As both a scientist who works on stem cells, cancer, and CRISPR, and a research advocate I’ve been fortunate to meet many patient advocates over the years. Some have been participants in clinical trials themselves.
Benefits & risks of clinical trial participation
It is very sobering to find out that a clinical trial participant has died. I remember when ALS advocate Ted Harada passed away from a brain tumor. I had gotten to know Ted reasonably well over the years and his death was a shock. He had been a super patient advocate and participated in the Neuralstem trial.
In that trial, neural stem cells were tested as an approach to ALS. While the trial didn’t pan out overall, Ted felt that the intervention had made a major positive difference for him. When he later passed away from a brain tumor, frankly my first thought was a worry that the injected stem cells could have contributed to that. My understanding later was that Neuralstem checked (genetic assay?) and the tumor was unrelated to the experimental ALS therapy. Still, injections of stem cells have risks including tumor formation. Fortunately, so far, tumors have been extremely rare in cell therapy clinical trials.
Overall, trial participants are putting themselves at some risk, often to possibly benefit other people in the future from knowledge gained. They are real heroes.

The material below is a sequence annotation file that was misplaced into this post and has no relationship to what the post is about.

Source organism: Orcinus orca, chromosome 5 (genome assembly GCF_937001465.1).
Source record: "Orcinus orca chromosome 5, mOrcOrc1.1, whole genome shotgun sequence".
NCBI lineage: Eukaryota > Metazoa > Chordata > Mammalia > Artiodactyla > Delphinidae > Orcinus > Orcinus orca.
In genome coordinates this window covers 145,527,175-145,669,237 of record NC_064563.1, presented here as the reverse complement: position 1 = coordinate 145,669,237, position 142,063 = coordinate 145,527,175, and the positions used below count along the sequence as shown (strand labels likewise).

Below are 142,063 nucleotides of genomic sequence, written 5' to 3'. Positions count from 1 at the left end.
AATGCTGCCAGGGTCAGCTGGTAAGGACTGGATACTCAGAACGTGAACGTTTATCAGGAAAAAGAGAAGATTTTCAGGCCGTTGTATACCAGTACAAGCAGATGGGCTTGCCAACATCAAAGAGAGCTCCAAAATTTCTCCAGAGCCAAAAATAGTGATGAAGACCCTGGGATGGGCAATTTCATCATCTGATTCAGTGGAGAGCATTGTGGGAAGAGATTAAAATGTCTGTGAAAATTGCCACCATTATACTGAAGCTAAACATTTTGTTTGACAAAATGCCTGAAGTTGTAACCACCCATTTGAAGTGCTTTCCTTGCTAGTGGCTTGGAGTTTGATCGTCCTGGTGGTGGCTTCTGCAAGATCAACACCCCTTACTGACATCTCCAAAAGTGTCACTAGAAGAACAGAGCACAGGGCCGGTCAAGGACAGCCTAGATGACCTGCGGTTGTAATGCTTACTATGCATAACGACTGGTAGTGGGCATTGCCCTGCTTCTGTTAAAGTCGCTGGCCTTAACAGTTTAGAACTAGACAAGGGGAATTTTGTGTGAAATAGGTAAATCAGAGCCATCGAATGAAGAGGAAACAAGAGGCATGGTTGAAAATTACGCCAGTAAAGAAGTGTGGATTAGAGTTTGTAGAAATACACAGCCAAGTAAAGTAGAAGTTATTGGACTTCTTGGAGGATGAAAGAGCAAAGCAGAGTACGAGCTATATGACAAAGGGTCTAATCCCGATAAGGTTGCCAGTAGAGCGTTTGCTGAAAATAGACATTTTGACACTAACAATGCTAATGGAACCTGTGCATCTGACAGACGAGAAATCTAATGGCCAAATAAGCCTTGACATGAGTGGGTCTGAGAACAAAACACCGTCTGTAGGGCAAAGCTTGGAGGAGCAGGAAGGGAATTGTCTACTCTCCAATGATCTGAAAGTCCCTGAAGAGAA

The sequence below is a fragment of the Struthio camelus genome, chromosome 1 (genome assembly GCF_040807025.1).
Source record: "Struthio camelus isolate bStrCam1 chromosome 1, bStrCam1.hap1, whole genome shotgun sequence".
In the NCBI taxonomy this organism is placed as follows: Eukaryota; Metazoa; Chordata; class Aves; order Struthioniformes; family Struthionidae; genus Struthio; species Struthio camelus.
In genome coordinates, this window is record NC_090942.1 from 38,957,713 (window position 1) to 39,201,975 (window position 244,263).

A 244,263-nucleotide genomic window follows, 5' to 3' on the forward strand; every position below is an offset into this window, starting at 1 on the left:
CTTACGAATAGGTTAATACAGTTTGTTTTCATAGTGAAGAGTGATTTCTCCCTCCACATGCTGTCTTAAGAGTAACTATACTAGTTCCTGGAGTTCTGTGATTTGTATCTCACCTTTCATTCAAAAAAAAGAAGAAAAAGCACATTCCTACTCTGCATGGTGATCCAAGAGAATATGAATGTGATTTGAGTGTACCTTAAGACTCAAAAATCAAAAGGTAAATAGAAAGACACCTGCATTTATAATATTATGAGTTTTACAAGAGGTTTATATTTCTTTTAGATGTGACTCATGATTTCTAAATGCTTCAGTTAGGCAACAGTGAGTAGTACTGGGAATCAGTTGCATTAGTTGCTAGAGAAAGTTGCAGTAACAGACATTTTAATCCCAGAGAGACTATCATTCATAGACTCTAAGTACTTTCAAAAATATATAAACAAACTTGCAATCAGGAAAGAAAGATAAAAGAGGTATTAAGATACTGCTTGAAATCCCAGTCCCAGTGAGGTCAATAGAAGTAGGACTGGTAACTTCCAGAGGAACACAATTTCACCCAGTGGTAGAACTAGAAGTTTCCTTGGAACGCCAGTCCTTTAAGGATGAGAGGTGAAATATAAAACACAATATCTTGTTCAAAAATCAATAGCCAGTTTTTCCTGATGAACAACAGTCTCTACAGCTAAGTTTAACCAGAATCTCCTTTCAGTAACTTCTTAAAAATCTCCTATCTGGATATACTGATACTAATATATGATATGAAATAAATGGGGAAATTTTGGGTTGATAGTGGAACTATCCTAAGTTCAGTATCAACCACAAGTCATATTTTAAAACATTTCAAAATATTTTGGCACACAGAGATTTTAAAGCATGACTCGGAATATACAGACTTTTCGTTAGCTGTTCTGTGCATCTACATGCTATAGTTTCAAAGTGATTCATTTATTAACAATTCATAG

I’m going to start today’s recommended reads with a piece on the death of a CRISPR trial participant.
Death in CRISPR gene therapy study sparks search for answers, AP. The participant who died was Terry Horgan, who had Duchenne muscular dystrophy. Unfortunately, nearly zero is known about what happened in this case. For instance, it’s unclear if the gene therapy had any role in his death. I hope there can be more information provided as this is analyzed further. Since no information has been released so far, there is no way to gauge any potential impact on the field or other specific CRISPR trials.
Gene therapy education materials for the sickle cell disease community, NIH Human Genome Research Institute.
Can Picking Your Nose Really Cause Dementia? What to Know About the Trending Study, Prevention. The answer at this point is “no” and those promoting the idea are way out of line. In my view there’s some major hype here to try tie in the nose picking connection. Oof. Here’s the original mouse paper. Very little there to justify speculation about people.
In Defense of Basic Science, Caltech letters. It’s odd how almost nobody talks about basic science anymore.
Trial of Stem Cell-derived Therapy for Parkinson’s to Open in Sweden, Parkinson’s News Today. This is from a team led by Malin Parmar. See this resource too: Parkinson’s disease stem cell therapy research update.
OHSU second in country to perform regenerative brain cell therapy procedure, Mirage News. The idea here is to use inhibitory cells to lessen excess neuron activity in the brains of people with refractory epilepsy. It’s a cool hypothesis.
Safety and tolerability of bosutinib in patients with amyotrophic lateral sclerosis (iDReAM study): A multicentre, open-label, dose-escalation phase 1 trial, eClinicalMedicine. This study was based on work that made use of iPS cell-based drug screening.